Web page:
Paul Ryan: When a Republican does not look like a demon to progressives

Ryan-Reagan-aWouldn’t it be nice if all of our political stereotypes were affirmed with every individual? You know, for progressives it would be easy if every Republican was gun-toting, uneducated, war-mongering, angry and generally uncouth. Without naming names, there are plenty of such types to go around. And before we go any further, progressives must keep in mind that others have their own stereotypes of us: tree-hugging, always politically correct, disrespecting authority, and even bed-wetting. Because I largely travel in the company of progressives, I know that the stereotype of liberals may be accurate about two per-cent of the time.

I would argue that Republicans fit more into some semblance of the stereotypical cage that many progressives give them. And when progressive run into a Republican who does not fit the stereotypical image that we have of them, it can become challenging. But do not totally fear, progressives are much better at tolerating ambiguity than conservatives.

Wisconsin congressman and Speaker of the House Paul Ryan certainly presents challenges for progressives. He is somewhat of the anti-Trump, which appeals to many, but in reality he is but one among many Republicans who fit that moniker. It’s more than that. He seems like the kind of guy who you would trust to take your kid with his family on an “American vacation.” He’s most likely polite to people who wait on him. In his personal life he probably has equal respect for men and women and does not bear ill-feelings towards those whose sexual orientation is different from his own. But dammit, those ideas of his can be unnerving.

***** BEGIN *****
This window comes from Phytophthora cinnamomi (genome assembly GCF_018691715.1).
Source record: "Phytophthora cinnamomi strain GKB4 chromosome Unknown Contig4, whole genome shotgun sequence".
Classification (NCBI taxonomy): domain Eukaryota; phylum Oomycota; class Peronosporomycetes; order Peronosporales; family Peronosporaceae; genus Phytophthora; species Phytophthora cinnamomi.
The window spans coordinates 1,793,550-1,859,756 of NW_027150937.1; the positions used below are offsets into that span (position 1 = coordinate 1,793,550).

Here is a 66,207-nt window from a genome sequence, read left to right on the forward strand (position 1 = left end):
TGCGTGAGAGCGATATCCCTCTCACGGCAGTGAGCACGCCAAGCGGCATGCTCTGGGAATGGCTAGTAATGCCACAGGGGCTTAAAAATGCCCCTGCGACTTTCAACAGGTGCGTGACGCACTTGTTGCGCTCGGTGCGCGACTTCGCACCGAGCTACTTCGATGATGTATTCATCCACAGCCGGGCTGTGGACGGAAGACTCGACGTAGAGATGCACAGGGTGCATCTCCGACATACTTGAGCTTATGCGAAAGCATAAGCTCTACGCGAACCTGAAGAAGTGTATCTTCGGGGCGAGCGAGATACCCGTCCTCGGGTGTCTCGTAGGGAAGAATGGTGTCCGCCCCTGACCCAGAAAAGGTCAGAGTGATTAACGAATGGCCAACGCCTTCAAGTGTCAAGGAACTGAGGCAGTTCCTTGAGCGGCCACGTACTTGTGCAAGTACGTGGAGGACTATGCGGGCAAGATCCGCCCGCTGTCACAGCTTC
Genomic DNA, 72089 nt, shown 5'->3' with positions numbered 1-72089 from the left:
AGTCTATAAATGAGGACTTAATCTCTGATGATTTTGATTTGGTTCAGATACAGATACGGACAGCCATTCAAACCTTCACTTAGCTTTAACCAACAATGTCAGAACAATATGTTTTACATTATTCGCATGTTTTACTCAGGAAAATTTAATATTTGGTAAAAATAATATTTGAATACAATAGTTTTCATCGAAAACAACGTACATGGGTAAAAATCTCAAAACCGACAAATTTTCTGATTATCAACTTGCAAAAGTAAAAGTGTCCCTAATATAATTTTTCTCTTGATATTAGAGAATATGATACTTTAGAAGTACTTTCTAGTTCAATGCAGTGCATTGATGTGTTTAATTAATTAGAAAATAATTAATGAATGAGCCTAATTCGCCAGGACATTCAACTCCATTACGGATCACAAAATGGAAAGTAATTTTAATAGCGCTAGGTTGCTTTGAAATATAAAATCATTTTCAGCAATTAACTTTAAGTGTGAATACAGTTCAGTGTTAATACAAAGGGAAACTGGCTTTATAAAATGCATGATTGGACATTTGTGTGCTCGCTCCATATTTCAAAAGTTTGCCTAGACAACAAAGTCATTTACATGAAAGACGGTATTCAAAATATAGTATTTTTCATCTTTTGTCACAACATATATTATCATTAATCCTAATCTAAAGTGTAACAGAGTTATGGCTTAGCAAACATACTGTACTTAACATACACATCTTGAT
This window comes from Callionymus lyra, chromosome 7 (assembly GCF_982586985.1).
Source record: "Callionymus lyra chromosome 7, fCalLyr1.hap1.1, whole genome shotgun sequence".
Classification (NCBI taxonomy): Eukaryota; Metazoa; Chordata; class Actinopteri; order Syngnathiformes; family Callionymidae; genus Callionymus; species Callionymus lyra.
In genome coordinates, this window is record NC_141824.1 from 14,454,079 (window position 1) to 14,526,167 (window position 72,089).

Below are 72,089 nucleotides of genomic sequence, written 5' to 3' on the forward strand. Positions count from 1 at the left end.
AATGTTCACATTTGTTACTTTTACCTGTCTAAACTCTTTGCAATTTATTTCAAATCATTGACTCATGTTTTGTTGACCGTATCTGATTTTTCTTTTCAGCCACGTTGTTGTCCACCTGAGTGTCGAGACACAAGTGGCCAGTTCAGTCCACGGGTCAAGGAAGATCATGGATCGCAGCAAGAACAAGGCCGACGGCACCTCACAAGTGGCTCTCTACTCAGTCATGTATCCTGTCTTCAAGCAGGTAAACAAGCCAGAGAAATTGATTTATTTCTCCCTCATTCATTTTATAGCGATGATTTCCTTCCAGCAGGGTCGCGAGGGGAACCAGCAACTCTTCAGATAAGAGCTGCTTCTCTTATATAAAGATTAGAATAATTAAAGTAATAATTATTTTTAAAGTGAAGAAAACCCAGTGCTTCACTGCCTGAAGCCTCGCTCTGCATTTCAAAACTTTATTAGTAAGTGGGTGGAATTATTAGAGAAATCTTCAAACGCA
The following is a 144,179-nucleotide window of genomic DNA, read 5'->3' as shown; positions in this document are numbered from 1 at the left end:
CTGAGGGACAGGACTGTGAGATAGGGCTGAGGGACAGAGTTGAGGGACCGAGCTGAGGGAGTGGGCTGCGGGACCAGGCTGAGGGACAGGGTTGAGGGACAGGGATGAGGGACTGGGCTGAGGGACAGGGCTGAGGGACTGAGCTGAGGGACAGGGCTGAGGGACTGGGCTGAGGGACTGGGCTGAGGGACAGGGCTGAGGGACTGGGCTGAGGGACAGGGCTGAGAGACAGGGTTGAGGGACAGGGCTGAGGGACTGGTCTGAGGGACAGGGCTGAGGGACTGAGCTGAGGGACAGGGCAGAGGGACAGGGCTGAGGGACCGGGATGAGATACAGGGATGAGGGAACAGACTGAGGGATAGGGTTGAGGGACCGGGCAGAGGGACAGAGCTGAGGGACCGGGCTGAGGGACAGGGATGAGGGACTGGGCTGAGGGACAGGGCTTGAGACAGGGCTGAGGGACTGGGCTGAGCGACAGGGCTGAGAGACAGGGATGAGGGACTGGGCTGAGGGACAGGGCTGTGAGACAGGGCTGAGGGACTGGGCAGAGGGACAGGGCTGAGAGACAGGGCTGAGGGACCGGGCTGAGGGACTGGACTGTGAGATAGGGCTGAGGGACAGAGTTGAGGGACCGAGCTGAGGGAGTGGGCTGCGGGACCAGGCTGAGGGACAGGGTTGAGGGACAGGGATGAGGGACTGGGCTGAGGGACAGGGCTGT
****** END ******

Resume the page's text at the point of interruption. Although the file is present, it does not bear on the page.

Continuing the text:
As reported in The Economist:

A dogmatic conservative, Mr. Ryan has often used the budget process to score ideological points. He puts too much faith in supply-side reform as a growth-boosting counterweight to austerity. He launched a hapless effort to defund the health-care reform that is President Barack Obama’s main domestic achievement.

He is a devotee of the author Ayn Rand and has said,

“What’s unique about what’s happening today in government, in the world, in America, is that it’s as if we’re living in an Ayn Rand novel right now. I think Ayn Rand did the best job of anybody to build a moral case of capitalism, and that morality of capitalism is under assault.”

He has supported generous tax cuts for the wealthy and railed against expenditures to maintain a social safety net, even for children and the elderly. How could a nice guy have such seemingly nasty positions on the issues?

We could learn a thing or two from Reagan biographer Peggy Noonan who told the story that if Reagan was taking a stroll outside the White House and a beggar came up and asked him for a dime, the President without hesitation would reach into his pocket and give him one. But if the same beggar was to be the beneficiary of an economic program that would help him, it’s likely that Reagan would have opposed that program and left the beggar starving.

It is indeed somewhat of a conundrum for progressives when we encounter a Ronald Reagan or a Paul Ryan. How they can personally be so nice while supporting public policies that are Republican-mean is difficult to understand.  This is why it is helpful to study the Republican Brain to gain more insight. In the meantime, it makes sense to be cordial with the likes of Reagan and Ryan, but also to beware.